FOR IMMEDIATE RELEASE, THURSDAY, DECEMBER 14, 2023 CONTACT: Kristin Houlé Cuellar, TCADP Executive Director512-552-5948 (cell)firstname.lastname@example.org www.tcadp.org @TCADPdotORG #TXDP2023 TCADP REPORT: Despite declining death penalty usage, Texas led the nation in executions in 2023, […]
In this edition: Scheduled executions: Nine executions already scheduled in Texas this year; three people facing execution file lawsuit regarding expired drugs used in lethal injections TCADP 2023 Annual Conference: Join […]
In this edition Scheduled executions: No executions set in Texas for January or February TCADP 2022 Annual Conference: Don’t miss keynote speaker, Sister Helen Prejean! In case you missed it: […]
FOR IMMEDIATE RELEASE, THURSDAY, DECEMBER 16, 2021, 12:01 AM EASTERN CONTACT: Kristin Houlé Cuellar, Executive Director512-552-5948 (cell)email@example.com www.tcadp.org@TCADPdotORG #TXDP2021 Texas’s death penalty mired in a mess of its own making as inconsistencies, […]
The COVID-19 pandemic significantly curtailed use of the death penalty in Texas this year, resulting in a record-low number of new death sentences and the state’s fewest executions since 1996, according to a new report from the Texas Coalition to Abolish the Death Penalty. Texas and federal courts continue to confront the state’s arbitrary application of capital punishment and deeply flawed practices, particularly in assessing intellectual disability evidence. Read Texas Death Penalty Developments in 2020: The Year in Review.
The number of new death sentences and executions declined in 2019, according to a new report from the Texas Coalition to Abolish the Death Penalty (TCADP). Texas juries rejected the death penalty in 50% of the cases presented to them this year. The cases that were scheduled for execution this year underscored persistent concerns about the fairness and accuracy of Texas’s death penalty system.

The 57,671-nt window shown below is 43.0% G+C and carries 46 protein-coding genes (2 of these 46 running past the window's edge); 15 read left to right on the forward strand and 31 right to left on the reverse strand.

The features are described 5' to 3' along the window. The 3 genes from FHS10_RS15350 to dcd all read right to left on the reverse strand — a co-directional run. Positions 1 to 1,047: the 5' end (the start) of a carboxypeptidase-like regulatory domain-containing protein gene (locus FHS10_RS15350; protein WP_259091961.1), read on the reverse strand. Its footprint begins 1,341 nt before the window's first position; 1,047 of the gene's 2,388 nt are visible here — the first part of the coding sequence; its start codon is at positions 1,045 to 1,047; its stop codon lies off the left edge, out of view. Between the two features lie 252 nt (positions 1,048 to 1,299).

Death sentences remained near historic low levels in Texas in 2018, yet the state’s capital punishment system is still plagued by racial bias, geographical disparities, and fundamental unfairness, according to a new report from the Texas Coalition to Abolish the Death Penalty (TCADP). The number of death sentences and executions in 2018 was consistent with lower use of the death penalty in Texas over the last 10 years. New death sentences remained in the single digits for the ninth time in ten years, with Texas juries condemning seven individuals to death. All seven men sentenced to death in Texas in 2018 are people of color.
Executions and death sentences remained near-historic lows in 2017, according to a new report from the Texas Coalition to Abolish the Death Penalty (TCADP). Texas executed only seven people in 2017, matching 2016 for the lowest number of executions in two decades, and jurors voted for death in only four cases. For the first time since 1985, Harris County was not responsible for any of this year’s executions.